Ever since men started sailing boats they tried to race each other but when it became a sport it was soon realised that to get a ‘fair’ result, some form of handicapping had to be introduced. Early handicapping systems were based on the number of barrels of wine (tuns) a boat could carry and were fairly unsophisticated. In time, more complex methods, mathematical formulae based on measurement, were developed and, around the world, the number of different handicapping schemes multiplied, some better than others.
It probably needs to be said that there is no absolutely fair handicapping, or should we say, rating system. Differing yachts perform differently according to weather conditions and, without taking into account weather conditions, everything has to be an ‘average’. IMS (International Measurement System) made a valiant attempt at including the weather but failed as a result of its complexity.
Following the downfall of IOR (International Offshore Rule) in the mid 1980’s, much of the English speaking world, parts of continental Europe and a few other countries adopted what was known as the Channel Handicap System developed by the Royal Ocean Racing Club of the U.K. and U.N.C.L. ( Union Nationale pour la Course au Large) of France. CHS survived the test of time quite well mainly because it was a secret formula and it was difficult for designers to build yachts ‘to the rule’. But CHS was not truly international and, most importantly, was not adopted by the United States of America.
In 2000 R.O.R.C. and U.N.C.L. introduced a new rule, IR 2000 which became IRC (together with its sister rule, IRM). This rule was universally adopted by the countries already using CHS. Then in 2003, IRC was accepted by the International Sailing Federation as an international rule and during 2004 the U.S. came on board. The last available figures (Aug 2005) show over 6,000 yachts registered, with the year-end estimate at just under 7,000. Numbers are growing at between 5% and 10% per annum.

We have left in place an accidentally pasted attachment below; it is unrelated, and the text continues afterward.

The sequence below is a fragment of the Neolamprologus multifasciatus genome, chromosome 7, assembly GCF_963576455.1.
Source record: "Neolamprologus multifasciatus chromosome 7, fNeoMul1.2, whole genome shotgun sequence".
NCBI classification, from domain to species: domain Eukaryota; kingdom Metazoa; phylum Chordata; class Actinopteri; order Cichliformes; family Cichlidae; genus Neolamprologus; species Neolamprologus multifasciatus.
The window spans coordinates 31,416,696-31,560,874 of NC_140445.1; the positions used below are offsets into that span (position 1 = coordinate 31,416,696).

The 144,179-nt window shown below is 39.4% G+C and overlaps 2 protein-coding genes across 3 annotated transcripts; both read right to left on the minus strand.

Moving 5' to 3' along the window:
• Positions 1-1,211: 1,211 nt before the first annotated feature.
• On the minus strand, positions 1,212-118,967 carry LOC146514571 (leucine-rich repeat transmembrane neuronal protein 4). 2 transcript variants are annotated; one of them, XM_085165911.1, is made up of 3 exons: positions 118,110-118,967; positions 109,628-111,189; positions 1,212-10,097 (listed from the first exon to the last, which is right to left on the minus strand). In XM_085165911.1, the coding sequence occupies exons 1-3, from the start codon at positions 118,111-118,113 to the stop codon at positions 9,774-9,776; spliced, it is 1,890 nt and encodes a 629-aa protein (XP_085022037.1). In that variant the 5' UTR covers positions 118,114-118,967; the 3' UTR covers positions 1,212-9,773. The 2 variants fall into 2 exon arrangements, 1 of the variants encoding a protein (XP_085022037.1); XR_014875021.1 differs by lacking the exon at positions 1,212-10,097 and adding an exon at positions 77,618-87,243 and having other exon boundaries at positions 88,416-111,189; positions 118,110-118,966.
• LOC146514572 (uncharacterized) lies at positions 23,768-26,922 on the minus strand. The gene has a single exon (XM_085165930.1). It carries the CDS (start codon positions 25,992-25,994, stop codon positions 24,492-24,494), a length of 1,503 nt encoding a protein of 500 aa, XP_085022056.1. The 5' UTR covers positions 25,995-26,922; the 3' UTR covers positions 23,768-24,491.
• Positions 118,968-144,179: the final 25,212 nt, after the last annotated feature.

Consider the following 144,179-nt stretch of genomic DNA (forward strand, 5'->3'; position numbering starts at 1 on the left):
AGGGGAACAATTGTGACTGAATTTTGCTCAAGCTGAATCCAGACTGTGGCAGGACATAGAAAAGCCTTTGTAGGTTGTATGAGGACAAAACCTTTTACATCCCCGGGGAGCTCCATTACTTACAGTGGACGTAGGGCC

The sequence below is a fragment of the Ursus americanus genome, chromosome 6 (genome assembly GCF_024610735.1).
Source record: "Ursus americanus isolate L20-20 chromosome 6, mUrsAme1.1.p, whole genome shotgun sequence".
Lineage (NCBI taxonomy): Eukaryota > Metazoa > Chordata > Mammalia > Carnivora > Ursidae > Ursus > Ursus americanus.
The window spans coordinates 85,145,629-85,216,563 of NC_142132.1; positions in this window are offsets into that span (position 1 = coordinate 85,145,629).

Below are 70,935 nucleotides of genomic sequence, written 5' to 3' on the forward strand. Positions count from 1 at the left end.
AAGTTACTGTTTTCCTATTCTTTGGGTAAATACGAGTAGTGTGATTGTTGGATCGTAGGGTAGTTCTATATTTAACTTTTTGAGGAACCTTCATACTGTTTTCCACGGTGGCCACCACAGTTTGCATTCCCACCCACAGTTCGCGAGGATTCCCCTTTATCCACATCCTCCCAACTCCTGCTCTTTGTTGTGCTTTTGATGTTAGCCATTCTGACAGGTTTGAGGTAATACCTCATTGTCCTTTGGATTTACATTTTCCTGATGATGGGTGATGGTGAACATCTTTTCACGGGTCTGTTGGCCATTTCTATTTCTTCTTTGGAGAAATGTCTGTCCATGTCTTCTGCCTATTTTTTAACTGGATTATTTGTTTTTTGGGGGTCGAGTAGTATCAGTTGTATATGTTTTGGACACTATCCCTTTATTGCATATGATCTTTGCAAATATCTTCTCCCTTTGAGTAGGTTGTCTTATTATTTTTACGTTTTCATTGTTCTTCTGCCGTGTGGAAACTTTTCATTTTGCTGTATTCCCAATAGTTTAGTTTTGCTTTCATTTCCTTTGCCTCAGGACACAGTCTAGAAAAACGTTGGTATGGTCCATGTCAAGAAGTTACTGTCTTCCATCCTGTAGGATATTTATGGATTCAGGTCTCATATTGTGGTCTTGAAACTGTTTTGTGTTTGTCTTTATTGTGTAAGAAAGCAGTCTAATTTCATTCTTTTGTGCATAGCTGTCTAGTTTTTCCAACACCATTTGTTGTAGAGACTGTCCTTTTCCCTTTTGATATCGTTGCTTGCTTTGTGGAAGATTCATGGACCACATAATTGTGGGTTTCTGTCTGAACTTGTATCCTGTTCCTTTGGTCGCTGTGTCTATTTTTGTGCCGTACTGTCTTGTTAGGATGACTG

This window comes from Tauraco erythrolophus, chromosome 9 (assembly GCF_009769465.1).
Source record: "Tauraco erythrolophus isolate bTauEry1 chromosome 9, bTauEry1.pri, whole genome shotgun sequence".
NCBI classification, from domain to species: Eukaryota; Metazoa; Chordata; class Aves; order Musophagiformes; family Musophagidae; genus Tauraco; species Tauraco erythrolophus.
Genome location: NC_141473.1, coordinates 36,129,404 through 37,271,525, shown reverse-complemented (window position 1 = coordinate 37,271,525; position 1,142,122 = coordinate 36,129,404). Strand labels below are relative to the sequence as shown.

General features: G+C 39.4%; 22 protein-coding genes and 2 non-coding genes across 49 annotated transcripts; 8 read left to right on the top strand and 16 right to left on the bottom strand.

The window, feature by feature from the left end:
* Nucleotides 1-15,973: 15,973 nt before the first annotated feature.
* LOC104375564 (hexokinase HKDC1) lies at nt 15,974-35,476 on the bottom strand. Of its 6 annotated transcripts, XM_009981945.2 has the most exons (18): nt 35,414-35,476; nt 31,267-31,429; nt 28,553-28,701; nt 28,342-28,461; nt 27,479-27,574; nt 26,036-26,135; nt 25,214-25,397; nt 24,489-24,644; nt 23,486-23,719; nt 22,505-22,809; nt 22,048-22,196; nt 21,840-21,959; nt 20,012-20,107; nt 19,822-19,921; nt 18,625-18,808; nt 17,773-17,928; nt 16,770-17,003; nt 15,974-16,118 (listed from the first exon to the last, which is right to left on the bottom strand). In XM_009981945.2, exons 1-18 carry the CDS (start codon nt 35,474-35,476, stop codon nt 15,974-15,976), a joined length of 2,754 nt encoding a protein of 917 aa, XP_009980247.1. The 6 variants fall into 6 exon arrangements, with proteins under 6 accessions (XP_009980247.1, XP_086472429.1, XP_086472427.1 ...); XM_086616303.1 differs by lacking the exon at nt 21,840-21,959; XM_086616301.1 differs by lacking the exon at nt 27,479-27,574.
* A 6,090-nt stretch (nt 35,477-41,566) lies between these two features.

Why should the Caribbean adopt IRC? Firstly, it is fair to say that there is nothing wrong with CSA as a rating system. In some ways, it is better than IRC but it suffers from being a local system and the Caribbean is no longer a ‘local pond’. For many years, the Caribbean has attracted racing sailors from all over the world. Initially, it was mainly on locally chartered yachts but, more and more frequently, owners are bringing their own yachts to the Caribbean to race which means they have to be measured (and pay) all over again. To some degree, this did not matter as it was generally wealthier yacht owners plus a few enthusiastic racer/cruiser owners (the author included), but all this has changed with the U.S. adopting IRC.
In 2005 nearly 500 U.S. yachts, mostly production racer/cruisers, held IRC certificates, with this number already exceeded by June 2006. Within a few years the number of racer/cruisers holding IRC Certificates in the U.S. could be several thousand. The Caribbean is perfectly poised to take advantage of this new influx of available racing yachts on its doorstep and it’s an opportunity not to be missed.
Introducing IRC need not mean the demise of CSA. Countries who have adopted IRC often maintain a local rating system. Technical Director of the R.O.R.C. Rating Office Mike Urwin comments “I am a wholehearted supporter of local systems including such as CSA. They provide the entry point for many, many people. So, personally, I would almost go as far as saying that if IRC were to be adopted, then CSA would still remain an essential part of the local infrastructure”.
In essence, it is only when it comes to racing designed to attract international competition that IRC becomes essential.
John Duffy raced both nationally and internationally under the CHS and IRC rating systems and was a member of the U.K. CHS and IRC Councils.